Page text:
In the Sahel, militarism doesn’t give us a full picture

By Philippe M Frowd and Adam J Sandor International security interventions in Sahel are multiplying. Military actions such as France’s Operation Barkhane, a Chapter 7 United Nations stabilization mission – MINUSMA, and increasing American military involvement in the region give these actions in the Sahel a ‘hard’, militarised image. Yet the number and scale of… Read more »

Valuing Critical Feminist Insights on Militarism and Security

By Annick Wibben Many Security Studies scholars still query the usefulness of feminist approaches to security. Or rather, they quite simply ignore the significant contributions made by Feminist Security Studies scholars [see e.g. Stern & Wibben 2015]. Sometimes this means that they miss, or are puzzled by, observations such as the finding that women might… Read more »

Debunking the Security Myth of Military Might

By Vitoria Basham Using and maintaining military force as a means of achieving security:  a flawed idea? In my recent article published in Security Dialogue I critique the longstanding idea that military force and the maintenance of strong armed forces provides security. This idea forms part of the social contract between liberal democratic states and… Read more »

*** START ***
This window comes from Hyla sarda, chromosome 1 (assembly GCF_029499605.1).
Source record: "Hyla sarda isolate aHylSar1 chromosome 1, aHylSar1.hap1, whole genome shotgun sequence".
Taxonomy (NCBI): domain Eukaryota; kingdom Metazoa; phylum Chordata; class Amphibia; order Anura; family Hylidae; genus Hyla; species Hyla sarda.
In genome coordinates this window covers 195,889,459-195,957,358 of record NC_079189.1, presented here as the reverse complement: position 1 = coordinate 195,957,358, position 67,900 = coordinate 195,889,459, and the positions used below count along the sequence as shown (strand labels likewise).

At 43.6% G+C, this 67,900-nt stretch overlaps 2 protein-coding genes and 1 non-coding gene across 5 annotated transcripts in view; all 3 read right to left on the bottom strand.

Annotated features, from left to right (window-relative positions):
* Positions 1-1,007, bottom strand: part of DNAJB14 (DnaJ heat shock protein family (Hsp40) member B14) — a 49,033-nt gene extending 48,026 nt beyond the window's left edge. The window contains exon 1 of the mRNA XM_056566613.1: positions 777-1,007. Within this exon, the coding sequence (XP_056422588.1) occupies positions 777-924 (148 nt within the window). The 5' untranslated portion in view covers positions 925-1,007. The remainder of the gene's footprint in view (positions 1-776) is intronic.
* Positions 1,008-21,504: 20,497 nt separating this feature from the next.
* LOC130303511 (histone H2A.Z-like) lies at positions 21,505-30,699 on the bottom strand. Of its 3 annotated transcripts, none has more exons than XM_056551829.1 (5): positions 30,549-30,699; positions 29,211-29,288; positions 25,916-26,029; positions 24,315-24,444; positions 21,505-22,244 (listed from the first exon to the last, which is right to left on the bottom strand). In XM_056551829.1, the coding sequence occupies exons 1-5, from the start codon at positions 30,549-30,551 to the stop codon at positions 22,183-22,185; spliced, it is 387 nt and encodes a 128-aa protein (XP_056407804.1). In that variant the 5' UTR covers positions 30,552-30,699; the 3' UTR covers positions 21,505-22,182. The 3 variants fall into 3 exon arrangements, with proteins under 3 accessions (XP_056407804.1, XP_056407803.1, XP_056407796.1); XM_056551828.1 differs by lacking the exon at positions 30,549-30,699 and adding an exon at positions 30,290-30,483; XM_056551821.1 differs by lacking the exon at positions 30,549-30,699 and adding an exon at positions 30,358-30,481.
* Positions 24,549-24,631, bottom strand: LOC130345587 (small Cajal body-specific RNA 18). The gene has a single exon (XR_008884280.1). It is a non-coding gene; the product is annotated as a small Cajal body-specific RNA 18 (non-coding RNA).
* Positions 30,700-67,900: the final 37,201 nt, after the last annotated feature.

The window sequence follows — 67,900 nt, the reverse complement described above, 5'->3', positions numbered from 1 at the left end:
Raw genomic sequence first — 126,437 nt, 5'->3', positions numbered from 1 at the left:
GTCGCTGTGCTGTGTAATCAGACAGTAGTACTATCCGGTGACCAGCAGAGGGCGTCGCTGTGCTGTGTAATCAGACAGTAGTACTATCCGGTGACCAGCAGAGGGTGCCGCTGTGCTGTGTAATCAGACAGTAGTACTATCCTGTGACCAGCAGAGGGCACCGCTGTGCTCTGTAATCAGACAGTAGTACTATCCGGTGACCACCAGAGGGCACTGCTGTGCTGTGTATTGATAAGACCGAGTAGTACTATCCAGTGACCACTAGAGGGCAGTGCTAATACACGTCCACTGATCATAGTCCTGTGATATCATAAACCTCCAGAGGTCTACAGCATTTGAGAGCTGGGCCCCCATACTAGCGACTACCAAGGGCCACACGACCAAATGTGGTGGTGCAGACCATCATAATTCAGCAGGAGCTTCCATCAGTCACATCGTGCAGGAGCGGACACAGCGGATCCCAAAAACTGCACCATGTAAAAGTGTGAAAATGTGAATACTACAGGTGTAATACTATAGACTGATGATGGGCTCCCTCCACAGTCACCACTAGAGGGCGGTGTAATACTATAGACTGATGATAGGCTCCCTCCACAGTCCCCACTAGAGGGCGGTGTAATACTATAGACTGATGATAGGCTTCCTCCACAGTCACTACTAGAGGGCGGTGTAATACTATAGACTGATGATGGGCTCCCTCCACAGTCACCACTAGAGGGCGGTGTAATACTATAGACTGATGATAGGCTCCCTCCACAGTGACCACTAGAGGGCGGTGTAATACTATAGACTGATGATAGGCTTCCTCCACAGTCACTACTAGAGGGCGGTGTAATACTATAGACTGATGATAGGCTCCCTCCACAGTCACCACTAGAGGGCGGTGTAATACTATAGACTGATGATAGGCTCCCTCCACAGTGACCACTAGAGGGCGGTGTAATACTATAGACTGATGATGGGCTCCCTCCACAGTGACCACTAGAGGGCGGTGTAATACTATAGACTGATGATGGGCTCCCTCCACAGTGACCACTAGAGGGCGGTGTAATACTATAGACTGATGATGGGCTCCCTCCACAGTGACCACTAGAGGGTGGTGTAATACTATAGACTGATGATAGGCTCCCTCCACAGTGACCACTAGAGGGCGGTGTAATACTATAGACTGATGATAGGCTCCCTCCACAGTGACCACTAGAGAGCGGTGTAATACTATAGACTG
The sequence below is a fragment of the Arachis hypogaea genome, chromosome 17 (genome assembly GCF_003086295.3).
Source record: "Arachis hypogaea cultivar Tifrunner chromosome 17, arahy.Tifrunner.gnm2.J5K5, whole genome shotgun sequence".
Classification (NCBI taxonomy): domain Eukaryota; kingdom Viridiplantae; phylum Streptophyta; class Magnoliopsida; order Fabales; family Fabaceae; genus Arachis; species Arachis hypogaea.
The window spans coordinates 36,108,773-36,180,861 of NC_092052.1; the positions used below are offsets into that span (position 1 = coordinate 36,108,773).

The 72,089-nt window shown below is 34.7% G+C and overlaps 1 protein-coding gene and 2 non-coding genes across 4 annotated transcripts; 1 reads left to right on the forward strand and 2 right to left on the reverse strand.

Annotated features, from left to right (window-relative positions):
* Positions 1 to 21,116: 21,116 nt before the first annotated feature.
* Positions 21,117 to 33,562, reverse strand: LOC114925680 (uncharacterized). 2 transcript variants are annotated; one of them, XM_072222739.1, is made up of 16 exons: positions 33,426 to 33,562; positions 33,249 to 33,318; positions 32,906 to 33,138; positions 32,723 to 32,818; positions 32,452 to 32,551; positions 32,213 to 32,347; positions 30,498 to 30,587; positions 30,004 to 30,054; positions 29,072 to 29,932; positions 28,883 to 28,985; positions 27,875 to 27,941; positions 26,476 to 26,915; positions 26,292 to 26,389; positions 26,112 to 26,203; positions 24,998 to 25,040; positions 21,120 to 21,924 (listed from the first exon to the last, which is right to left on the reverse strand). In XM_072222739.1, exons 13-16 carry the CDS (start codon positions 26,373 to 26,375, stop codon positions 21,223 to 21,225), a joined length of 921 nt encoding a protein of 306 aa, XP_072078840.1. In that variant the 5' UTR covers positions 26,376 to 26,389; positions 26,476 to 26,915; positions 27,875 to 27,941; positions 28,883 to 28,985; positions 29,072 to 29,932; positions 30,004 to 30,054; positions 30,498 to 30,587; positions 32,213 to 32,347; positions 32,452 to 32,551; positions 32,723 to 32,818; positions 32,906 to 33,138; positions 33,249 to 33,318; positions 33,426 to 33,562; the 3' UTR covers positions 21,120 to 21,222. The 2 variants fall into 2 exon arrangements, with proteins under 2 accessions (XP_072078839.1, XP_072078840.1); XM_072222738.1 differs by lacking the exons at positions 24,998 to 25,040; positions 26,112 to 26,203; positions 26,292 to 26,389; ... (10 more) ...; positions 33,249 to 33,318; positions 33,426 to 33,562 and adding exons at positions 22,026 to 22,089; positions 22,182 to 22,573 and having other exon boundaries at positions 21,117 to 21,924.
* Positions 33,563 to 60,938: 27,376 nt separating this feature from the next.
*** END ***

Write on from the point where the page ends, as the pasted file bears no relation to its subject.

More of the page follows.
Confronting the Colonial- Even in Critical Studies

By Maria Eriksson Baaz and Judith Verweijen At a time when colonial revisionism is seemingly on the rise and articles calling for re-colonization are published even in renown critical journals (though clearly and comfortably not without controversy), turning a critical eye towards ourselves as ‘critical’ scholars might be seen as ‘navel-gazing’ or even as dangerously… Read more »

The Soldier We See

By Julia Welland In contemporary Britain, the figure of ‘The Soldier’ is increasingly visible. S/he (although the figure is, of course, nearly always a ‘he’) appears in documentaries, in art and museum exhibitions, in Armistice Day commemorations, guarding the 2012 Olympics, in ‘boot camp’ exercise regimes, in schools, as the ‘real heroes’ of reality TV… Read more »